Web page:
The shadow aspect is the disowned part of us, that which we repress and hide as we are too ashamed of it to show the outer world. Due to our fear of abandonment and rejection from the external environment (parents, family, society), we shove them into the darkness, bury them deep beneath where nobody sees. Together with the unaccepted bits, we also hide the potential, gifts, and talents that come hand-in-hand with those qualities.
What was I ashamed of? I had always struggled with having a multitude of interests. Sounds perfect for today’s world? Versatility, agility – they are positive attributes much desired. Yet, they have also been heavily weighed under that stronger label of “master-of-none”. This precisely explains the shadow concept and the repressed gifts. Isn’t it utterly irrational that I have been repressing this aspect of myself for so long?
I have an innate curiosity and a thirst for so many things in the world. Although I had the good fortune to explore them, there was always the nagging judgments and advice against “3-minute passions” (a common Chinese saying, referring to interests that do not last long). “Lightfootedness” was the nice way my utmost-respected mentor described it. I was worried, or even ashamed, about how I “chased after every shiny object that came my way”. But no, it was not the Shiny Object Syndrome, I was really honest-to-goodness following my heart.
It was too bewildering a problem to reconcile, I took a timeout to find which trade this Jack wants so I can be a master of it. I found myself in Spain, trying to figure out whether I want to be an artist, an architect, a planner, a farmer, a humanitarian aid worker, a writer, or a healer. What exactly did I want out of life?
This short one-month pilgrimage brought me to visit many masters’ lives and works. One of them was Gaudi – I went around exploring all his buildings, trying to comprehend his thought processes, examining his approach, passion, and philosophy. Guess what I found? He was many-things-rolled-into-one, and that made him so uniquely who he is.
Antoni Gaudi was an architect who loved nature so much, he capitalised on that passion to extricate their characteristics into his designs. It was painstaking work, but he had lots of passion to burn, and was visionary to see beyond his time (Sagrada Familia is still under construction!) He was a master craftsman, an artist who saw beyond the box, literally beyond the box-structure of buildings. Craftsmanship really does make a huge difference to spaces. One can feel the love and effort put into the sculpting of every inch of that space. He was also a brilliant architect-engineer. Do you know that the design of this building structure was conceptualised from an inverted form of this building, and then calculated based on that? Do you know that the top floor of this building was conceptualised and calculated based on the bone structure of animals? And of course the common organic example is that the basilica was designed to mimic the forest canopy.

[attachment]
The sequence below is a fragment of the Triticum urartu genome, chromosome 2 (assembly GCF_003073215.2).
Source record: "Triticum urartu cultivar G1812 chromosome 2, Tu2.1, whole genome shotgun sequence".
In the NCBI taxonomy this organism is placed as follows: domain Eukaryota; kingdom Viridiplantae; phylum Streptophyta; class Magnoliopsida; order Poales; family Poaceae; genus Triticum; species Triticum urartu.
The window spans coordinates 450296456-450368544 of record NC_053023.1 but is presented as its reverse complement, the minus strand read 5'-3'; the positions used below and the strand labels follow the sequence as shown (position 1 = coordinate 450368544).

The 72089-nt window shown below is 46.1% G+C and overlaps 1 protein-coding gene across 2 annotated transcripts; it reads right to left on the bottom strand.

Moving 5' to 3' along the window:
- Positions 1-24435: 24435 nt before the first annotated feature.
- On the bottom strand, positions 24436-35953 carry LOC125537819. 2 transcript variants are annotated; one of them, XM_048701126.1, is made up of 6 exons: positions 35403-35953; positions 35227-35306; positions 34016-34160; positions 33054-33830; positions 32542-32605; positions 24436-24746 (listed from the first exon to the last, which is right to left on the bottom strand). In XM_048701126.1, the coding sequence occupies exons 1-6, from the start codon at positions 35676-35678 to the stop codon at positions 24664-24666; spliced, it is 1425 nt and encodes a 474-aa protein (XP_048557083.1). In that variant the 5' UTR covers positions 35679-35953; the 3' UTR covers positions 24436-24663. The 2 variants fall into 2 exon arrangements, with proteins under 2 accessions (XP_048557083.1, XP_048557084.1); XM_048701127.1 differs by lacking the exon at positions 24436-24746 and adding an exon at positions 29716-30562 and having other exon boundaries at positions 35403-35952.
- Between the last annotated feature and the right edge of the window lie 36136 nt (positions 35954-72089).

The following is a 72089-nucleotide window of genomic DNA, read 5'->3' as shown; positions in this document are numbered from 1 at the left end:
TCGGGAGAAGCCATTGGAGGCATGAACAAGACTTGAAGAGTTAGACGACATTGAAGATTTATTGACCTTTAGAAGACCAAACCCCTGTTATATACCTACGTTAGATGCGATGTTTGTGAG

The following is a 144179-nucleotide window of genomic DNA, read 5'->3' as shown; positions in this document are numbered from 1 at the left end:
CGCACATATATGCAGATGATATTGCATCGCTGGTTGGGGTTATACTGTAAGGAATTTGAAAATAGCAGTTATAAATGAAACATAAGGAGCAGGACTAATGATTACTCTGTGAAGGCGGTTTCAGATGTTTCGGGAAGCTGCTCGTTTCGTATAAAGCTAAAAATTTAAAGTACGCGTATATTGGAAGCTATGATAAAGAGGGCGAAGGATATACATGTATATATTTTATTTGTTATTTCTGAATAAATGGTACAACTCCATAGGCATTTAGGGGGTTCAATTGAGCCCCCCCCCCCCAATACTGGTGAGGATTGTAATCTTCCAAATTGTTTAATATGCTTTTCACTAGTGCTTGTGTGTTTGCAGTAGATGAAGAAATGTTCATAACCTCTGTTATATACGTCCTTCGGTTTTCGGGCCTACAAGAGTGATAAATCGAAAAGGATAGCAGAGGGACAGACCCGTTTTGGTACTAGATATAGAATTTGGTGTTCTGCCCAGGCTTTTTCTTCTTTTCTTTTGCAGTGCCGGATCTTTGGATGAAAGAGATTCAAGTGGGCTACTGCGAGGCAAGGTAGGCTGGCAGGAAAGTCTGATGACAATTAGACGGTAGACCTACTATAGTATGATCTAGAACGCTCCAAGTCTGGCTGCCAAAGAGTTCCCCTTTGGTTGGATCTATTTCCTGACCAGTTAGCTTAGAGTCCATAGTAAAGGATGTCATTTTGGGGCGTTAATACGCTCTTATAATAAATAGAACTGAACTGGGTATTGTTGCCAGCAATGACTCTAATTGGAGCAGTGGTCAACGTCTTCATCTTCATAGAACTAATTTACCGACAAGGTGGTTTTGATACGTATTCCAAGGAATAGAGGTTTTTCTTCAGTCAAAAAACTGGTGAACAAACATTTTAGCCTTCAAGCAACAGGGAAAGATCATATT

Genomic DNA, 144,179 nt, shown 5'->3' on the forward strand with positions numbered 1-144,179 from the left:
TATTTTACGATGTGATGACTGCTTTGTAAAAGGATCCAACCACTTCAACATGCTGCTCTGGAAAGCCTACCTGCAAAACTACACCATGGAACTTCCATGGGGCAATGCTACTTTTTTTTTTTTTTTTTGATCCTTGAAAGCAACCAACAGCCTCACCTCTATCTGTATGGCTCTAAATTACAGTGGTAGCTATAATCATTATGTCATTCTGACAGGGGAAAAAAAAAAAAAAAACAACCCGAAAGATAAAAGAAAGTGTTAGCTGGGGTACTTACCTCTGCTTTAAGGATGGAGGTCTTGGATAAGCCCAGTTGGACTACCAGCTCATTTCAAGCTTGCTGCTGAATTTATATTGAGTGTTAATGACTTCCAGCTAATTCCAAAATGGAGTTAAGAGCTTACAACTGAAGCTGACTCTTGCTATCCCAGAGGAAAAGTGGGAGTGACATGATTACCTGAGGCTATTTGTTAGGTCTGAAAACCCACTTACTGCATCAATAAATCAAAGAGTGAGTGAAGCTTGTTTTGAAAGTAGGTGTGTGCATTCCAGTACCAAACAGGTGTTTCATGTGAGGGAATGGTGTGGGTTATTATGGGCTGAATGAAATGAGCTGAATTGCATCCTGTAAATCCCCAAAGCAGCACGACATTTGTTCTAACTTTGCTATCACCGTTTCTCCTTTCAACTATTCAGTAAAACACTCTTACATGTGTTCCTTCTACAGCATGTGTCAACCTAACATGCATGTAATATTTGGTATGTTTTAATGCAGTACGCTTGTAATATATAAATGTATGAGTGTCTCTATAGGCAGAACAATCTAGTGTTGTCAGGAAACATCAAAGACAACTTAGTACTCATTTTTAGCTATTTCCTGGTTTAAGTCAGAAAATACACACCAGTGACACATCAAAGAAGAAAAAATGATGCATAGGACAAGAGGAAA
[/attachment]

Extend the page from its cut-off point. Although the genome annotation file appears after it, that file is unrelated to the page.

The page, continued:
Through his eyes, and his life, I realised that maybe it is not wrong to be a jack-of-all-trades, or to have so-many-things-I-want-to-do-and-to-be!
That was the physical world showing my conscious mind that it can work, and is not something to be ashamed of. The shadow self worried for my survival, continuing to nag about how Gaudi died in poverty and in anonymity. how he is probably one-in-a-million artists who made a name for himself. Those were indeed scary and worrisome. I had many years after that to introspect the layers of worries and fears, how they came about, and slowly but surely, let them all go.
I am now able to unashamedly juggle a few different roles at the same time, fulfilling all that feeds my heart and passion. I can now see they are parts of an integral whole – how each role feeds into another, how one supports and benefits another. Without the shame sucking the life out of me, I can put my focus on developing and building them into a whole entity unlike any other.
Find out what talents and gifts you have been hiding in the shadows. Hug your darkness. Embrace the full essence of you.
Background image: polar bear in Salvador Dali's home, Cadaques.